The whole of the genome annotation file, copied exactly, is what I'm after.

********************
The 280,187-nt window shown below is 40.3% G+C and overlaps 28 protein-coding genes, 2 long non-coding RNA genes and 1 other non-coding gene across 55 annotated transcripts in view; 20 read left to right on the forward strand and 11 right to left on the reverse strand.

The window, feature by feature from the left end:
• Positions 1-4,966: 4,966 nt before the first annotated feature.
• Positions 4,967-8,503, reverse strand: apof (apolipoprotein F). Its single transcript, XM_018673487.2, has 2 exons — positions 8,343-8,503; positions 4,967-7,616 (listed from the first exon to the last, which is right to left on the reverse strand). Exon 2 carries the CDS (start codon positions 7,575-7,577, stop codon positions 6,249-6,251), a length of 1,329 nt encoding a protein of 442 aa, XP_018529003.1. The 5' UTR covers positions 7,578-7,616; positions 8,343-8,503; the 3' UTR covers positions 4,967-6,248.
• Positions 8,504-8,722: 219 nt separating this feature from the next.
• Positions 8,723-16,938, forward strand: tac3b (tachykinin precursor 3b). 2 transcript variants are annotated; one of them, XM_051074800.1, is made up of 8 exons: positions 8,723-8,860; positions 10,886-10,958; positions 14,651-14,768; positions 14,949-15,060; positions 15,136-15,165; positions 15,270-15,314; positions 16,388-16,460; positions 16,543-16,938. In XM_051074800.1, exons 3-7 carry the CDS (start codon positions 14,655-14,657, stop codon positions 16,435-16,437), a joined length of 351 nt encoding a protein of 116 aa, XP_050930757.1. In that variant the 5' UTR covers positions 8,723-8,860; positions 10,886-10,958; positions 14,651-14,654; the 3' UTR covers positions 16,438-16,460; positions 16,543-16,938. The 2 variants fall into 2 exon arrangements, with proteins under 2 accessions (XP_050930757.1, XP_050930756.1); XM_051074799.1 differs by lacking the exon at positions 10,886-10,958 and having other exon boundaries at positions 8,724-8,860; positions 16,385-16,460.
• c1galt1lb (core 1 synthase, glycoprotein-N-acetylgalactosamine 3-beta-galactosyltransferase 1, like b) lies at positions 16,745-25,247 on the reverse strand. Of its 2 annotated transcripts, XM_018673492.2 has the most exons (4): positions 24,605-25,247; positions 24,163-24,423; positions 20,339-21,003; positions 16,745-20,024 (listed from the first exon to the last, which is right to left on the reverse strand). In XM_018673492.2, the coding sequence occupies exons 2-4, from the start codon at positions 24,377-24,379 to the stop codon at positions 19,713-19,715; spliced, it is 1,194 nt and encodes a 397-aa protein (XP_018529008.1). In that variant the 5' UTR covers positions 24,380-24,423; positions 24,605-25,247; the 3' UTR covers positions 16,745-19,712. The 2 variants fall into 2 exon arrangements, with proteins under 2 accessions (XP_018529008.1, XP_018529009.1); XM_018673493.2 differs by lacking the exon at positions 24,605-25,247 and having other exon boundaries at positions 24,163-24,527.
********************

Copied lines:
The 280,187-nt window shown below is 40.3% G+C and overlaps 28 protein-coding genes, 2 long non-coding RNA genes and 1 other non-coding gene across 55 annotated transcripts in view; 20 read left to right on the forward strand and 11 right to left on the reverse strand.

The window, feature by feature from the left end:
• Positions 1-4,966: 4,966 nt before the first annotated feature.
• Positions 4,967-8,503, reverse strand: apof (apolipoprotein F). Its single transcript, XM_018673487.2, has 2 exons — positions 8,343-8,503; positions 4,967-7,616 (listed from the first exon to the last, which is right to left on the reverse strand). Exon 2 carries the CDS (start codon positions 7,575-7,577, stop codon positions 6,249-6,251), a length of 1,329 nt encoding a protein of 442 aa, XP_018529003.1. The 5' UTR covers positions 7,578-7,616; positions 8,343-8,503; the 3' UTR covers positions 4,967-6,248.
• Positions 8,504-8,722: 219 nt separating this feature from the next.
• Positions 8,723-16,938, forward strand: tac3b (tachykinin precursor 3b). 2 transcript variants are annotated; one of them, XM_051074800.1, is made up of 8 exons: positions 8,723-8,860; positions 10,886-10,958; positions 14,651-14,768; positions 14,949-15,060; positions 15,136-15,165; positions 15,270-15,314; positions 16,388-16,460; positions 16,543-16,938. In XM_051074800.1, exons 3-7 carry the CDS (start codon positions 14,655-14,657, stop codon positions 16,435-16,437), a joined length of 351 nt encoding a protein of 116 aa, XP_050930757.1. In that variant the 5' UTR covers positions 8,723-8,860; positions 10,886-10,958; positions 14,651-14,654; the 3' UTR covers positions 16,438-16,460; positions 16,543-16,938. The 2 variants fall into 2 exon arrangements, with proteins under 2 accessions (XP_050930757.1, XP_050930756.1); XM_051074799.1 differs by lacking the exon at positions 10,886-10,958 and having other exon boundaries at positions 8,724-8,860; positions 16,385-16,460.
• c1galt1lb (core 1 synthase, glycoprotein-N-acetylgalactosamine 3-beta-galactosyltransferase 1, like b) lies at positions 16,745-25,247 on the reverse strand. Of its 2 annotated transcripts, XM_018673492.2 has the most exons (4): positions 24,605-25,247; positions 24,163-24,423; positions 20,339-21,003; positions 16,745-20,024 (listed from the first exon to the last, which is right to left on the reverse strand). In XM_018673492.2, the coding sequence occupies exons 2-4, from the start codon at positions 24,377-24,379 to the stop codon at positions 19,713-19,715; spliced, it is 1,194 nt and encodes a 397-aa protein (XP_018529008.1). In that variant the 5' UTR covers positions 24,380-24,423; positions 24,605-25,247; the 3' UTR covers positions 16,745-19,712. The 2 variants fall into 2 exon arrangements, with proteins under 2 accessions (XP_018529008.1, XP_018529009.1); XM_018673493.2 differs by lacking the exon at positions 24,605-25,247 and having other exon boundaries at positions 24,163-24,527.